Most Canon or Nikon DSLR cameras come with a lens that is called the “kit lens.” Enjoy these tips that will help you fall in love with using it to it’s fullest potential!
How many of you feel like you want to hide your kit lens away and never use it? Have you heard that they are just not very good lenses and you shouldn’t even bother with them? Well, I sure did at one point. I had just bought my Canon Rebel XSi and was so excited! I was so darn new at the whole photography thing so I went searching the internet for as much information as I could find. And that was a huge chunk of the advice I came across. Burst my happy little oblivious bubble!
So I felt the need to buy a new lens and I did, the 50mm. Yes, I caved to peer pressure! But looking back, I shouldn’t have taken that advice so seriously. And you shouldn’t either! I am here to tell you that you can absolutely, positively get fantastic images from your kit lenses!
I do a lot of non-people photography and I find that some of my very favorite photos have been done with my kit lens: the Canon 18-55mm IS f/3.5-5.6 lens. I’ve used this lens a lot since I started in photography and I’ve discovered some techniques along the way that made me fall in love with it!
1. Get Close!
One of the neat things about your kit lens is that it allows you to get pretty close to your subjects. The focusing distance is just a tad shorter than my other lenses and I love it! Being able to get closer to your subject allows you to throw more of the background out of focus, creating that yummy bokeh. It’s a fun little illusion.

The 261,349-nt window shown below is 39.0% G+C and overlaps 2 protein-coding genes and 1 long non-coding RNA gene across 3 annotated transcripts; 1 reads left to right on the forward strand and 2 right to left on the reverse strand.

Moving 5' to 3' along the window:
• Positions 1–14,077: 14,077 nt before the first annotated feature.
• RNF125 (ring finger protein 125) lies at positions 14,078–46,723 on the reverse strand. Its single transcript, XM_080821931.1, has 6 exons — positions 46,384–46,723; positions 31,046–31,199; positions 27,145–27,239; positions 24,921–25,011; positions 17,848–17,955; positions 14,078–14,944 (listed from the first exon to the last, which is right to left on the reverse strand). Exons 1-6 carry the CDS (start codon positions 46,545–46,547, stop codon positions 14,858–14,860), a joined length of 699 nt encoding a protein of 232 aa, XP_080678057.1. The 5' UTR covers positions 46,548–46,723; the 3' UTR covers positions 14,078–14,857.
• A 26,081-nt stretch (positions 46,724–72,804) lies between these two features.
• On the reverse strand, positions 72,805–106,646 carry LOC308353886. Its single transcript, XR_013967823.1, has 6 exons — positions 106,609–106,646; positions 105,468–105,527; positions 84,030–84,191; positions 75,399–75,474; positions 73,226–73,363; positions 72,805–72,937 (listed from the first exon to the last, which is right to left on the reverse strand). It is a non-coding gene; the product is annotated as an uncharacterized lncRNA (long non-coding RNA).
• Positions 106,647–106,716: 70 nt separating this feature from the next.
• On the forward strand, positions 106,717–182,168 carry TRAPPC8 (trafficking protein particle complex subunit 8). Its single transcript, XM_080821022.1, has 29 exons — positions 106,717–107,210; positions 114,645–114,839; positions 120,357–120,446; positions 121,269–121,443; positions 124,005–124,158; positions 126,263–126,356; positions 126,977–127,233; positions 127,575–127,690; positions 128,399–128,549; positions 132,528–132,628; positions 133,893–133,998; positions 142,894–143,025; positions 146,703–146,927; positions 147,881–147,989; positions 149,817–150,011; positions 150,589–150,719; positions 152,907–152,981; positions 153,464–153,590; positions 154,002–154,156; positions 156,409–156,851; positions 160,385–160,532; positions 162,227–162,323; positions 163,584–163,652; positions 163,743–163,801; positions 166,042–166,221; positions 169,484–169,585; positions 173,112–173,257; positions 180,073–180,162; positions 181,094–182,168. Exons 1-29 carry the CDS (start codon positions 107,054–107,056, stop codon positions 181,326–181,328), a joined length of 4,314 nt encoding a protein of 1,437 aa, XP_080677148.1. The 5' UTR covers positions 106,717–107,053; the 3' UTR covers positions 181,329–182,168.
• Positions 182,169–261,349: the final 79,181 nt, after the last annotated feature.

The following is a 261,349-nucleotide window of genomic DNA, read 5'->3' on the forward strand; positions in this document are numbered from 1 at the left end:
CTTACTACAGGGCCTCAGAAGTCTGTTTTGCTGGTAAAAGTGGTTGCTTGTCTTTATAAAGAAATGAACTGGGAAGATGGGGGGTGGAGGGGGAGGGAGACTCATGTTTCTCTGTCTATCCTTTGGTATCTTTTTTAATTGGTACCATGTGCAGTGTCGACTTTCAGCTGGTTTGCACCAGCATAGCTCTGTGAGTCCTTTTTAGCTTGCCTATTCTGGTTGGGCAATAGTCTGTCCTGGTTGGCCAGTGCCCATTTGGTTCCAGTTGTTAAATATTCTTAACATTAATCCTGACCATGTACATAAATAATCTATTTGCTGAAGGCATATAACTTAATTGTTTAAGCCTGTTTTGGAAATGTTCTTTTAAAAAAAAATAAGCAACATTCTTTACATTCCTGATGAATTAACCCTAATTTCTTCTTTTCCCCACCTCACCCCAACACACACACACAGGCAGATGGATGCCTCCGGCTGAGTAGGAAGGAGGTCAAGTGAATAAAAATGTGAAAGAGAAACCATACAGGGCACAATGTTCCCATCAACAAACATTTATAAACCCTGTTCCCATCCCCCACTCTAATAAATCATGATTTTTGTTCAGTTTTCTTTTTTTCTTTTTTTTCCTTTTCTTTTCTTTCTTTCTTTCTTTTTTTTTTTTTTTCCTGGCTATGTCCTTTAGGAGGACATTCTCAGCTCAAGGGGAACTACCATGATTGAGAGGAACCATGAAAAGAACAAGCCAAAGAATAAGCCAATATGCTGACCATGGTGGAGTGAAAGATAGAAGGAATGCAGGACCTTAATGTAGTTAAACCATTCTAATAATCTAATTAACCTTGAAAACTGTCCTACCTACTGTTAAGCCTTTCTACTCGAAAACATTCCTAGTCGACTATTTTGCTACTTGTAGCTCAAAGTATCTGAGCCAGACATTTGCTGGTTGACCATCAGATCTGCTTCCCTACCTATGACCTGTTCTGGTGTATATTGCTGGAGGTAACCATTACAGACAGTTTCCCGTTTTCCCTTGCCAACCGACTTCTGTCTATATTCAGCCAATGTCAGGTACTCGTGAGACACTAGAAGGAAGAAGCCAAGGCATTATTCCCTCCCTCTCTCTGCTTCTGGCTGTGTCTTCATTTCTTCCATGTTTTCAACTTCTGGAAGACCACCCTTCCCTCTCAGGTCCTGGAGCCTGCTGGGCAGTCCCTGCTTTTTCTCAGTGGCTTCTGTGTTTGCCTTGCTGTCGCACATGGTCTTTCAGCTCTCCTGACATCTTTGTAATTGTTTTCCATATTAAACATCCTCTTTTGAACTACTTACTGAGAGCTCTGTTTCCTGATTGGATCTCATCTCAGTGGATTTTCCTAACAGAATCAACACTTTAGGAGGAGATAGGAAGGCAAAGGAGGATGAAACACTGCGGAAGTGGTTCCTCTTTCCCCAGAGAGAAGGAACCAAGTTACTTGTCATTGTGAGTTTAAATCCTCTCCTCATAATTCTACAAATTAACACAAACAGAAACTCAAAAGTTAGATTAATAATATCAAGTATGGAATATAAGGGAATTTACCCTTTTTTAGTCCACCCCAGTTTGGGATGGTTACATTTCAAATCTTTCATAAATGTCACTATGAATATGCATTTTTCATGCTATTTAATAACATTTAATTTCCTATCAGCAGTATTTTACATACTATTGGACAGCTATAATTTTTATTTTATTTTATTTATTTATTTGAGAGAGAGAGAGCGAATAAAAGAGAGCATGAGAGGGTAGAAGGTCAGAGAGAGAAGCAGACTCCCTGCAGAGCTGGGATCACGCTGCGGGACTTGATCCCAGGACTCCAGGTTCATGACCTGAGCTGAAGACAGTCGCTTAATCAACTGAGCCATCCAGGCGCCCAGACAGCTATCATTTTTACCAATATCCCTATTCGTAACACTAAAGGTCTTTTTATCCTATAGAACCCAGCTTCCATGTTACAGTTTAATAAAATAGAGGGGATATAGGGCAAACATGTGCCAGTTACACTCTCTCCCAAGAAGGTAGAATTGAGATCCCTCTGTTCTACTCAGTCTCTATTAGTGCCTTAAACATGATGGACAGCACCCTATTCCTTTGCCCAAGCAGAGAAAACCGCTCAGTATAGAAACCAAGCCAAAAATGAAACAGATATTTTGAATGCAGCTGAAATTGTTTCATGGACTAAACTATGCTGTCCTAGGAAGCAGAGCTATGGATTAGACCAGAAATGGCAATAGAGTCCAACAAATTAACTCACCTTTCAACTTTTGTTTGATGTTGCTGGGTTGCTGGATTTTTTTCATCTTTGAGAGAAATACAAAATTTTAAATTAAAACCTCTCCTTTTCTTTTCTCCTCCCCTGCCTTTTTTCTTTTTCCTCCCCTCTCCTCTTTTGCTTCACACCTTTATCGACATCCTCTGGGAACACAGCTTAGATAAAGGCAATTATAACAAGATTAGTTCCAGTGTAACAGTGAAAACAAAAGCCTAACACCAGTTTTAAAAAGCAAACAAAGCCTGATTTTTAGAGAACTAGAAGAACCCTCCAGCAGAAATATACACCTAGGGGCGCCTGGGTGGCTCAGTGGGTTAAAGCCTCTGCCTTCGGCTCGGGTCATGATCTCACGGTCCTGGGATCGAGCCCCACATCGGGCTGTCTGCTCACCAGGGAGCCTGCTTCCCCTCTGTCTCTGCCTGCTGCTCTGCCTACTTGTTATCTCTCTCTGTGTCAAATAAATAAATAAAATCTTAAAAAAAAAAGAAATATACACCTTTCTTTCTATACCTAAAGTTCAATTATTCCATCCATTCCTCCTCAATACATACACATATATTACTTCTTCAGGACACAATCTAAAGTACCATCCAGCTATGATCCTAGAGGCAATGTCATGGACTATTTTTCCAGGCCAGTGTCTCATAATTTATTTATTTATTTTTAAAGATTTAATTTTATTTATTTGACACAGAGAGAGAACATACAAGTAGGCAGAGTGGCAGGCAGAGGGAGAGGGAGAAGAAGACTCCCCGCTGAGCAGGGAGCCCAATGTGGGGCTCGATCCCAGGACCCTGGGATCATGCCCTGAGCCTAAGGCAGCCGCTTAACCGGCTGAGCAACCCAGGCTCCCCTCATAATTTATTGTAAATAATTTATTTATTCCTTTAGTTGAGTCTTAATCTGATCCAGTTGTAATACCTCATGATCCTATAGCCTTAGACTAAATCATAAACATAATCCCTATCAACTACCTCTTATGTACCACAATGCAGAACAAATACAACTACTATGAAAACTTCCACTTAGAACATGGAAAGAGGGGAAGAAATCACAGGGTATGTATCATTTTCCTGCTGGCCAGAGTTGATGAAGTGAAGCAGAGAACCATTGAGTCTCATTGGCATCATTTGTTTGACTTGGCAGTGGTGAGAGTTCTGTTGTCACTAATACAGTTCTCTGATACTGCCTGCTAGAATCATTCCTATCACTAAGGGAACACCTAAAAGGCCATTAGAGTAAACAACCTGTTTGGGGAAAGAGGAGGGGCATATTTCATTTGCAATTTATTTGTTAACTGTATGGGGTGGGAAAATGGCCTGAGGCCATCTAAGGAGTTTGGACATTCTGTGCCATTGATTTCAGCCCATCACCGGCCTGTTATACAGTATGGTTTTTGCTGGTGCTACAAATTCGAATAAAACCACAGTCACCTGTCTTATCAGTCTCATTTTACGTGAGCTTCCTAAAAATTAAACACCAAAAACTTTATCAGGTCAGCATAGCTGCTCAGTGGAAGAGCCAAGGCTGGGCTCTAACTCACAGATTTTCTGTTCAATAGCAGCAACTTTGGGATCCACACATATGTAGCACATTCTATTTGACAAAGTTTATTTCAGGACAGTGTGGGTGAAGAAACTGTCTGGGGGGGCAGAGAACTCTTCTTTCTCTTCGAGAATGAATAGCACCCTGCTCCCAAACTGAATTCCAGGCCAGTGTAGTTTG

I shot both of these flower photos zoomed in to 55mm, with an f/5.6 aperture. And you can see that I still was able to create really beautiful blurry backgrounds.
2. Go Wide!
With both the zoom and the aperture! Something about using this combination just creates magic! Zoom all the way out to 18mm and set your aperture the widest it will go. On mine it is f/3.5. When you are shooting indoors or where there are light sources, these settings make the light glow without having the starburst effect. I really like doing this to my indoor shots!
3. Get Wide and Narrow!
Landscape photography just begs for wide angles and narrow apertures! And it will usually sit still long enough for you to use a longer shutter speed, as you will need to have when you use a narrow aperture. I use my kit lens a lot when I do landscapes. It does a great job, and if you’re wanting the starburst effect, this lens is perfect for it! Simply add the sunshine, or some other light source, into your composition and voila!
4. Take Advantage of that Zoom!
This little lens has some great focal lengths in it. When you’re out and about and need to get closer or farther away, you won’t need to change your lenses. In these examples, I was able to get the wide shot of the whole room at 18mm. Then I moved to one of the cells and zoomed in a little to 28mm to capture that shot. Quick and easy and they turned out great!
If you have a kit lens, don’t be afraid to pull it out and use it! Let it charm you and sweep you off your feet! Fall in love with it! You may just capture some of your favorite images with it, as I have!
Michelle Johnson is a professional photographer and stay-at-home mom to two sweet little strong-willed girls who keep her on her toes! She is the co-founder of Love that Shot Blog. You can follow her on Facebook and Pinterest!